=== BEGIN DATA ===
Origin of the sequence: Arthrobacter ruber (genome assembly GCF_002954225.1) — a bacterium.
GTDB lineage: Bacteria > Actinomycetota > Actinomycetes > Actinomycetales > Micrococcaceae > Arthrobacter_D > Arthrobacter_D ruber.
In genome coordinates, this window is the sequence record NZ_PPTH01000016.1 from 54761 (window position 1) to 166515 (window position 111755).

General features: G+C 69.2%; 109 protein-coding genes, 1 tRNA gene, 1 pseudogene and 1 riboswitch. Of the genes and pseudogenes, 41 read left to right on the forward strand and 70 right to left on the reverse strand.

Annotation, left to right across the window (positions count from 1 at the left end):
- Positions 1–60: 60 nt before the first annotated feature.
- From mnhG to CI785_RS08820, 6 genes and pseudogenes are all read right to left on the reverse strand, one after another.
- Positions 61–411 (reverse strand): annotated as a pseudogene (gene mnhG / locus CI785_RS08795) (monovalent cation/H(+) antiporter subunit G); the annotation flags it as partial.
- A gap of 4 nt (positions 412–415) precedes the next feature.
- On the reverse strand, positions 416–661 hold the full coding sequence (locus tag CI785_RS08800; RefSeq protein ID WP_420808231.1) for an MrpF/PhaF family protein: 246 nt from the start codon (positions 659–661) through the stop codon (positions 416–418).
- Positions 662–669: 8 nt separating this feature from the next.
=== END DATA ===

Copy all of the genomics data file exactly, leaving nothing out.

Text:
Origin of the sequence: Arthrobacter ruber (genome assembly GCF_002954225.1) — a bacterium.
GTDB lineage: Bacteria > Actinomycetota > Actinomycetes > Actinomycetales > Micrococcaceae > Arthrobacter_D > Arthrobacter_D ruber.
In genome coordinates, this window is the sequence record NZ_PPTH01000016.1 from 54761 (window position 1) to 166515 (window position 111755).

General features: G+C 69.2%; 109 protein-coding genes, 1 tRNA gene, 1 pseudogene and 1 riboswitch. Of the genes and pseudogenes, 41 read left to right on the forward strand and 70 right to left on the reverse strand.

Annotation, left to right across the window (positions count from 1 at the left end):
- Positions 1–60: 60 nt before the first annotated feature.
- From mnhG to CI785_RS08820, 6 genes and pseudogenes are all read right to left on the reverse strand, one after another.
- Positions 61–411 (reverse strand): annotated as a pseudogene (gene mnhG / locus CI785_RS08795) (monovalent cation/H(+) antiporter subunit G); the annotation flags it as partial.
- A gap of 4 nt (positions 412–415) precedes the next feature.
- On the reverse strand, positions 416–661 hold the full coding sequence (locus tag CI785_RS08800; RefSeq protein ID WP_420808231.1) for an MrpF/PhaF family protein: 246 nt from the start codon (positions 659–661) through the stop codon (positions 416–418).
- Positions 662–669: 8 nt separating this feature from the next.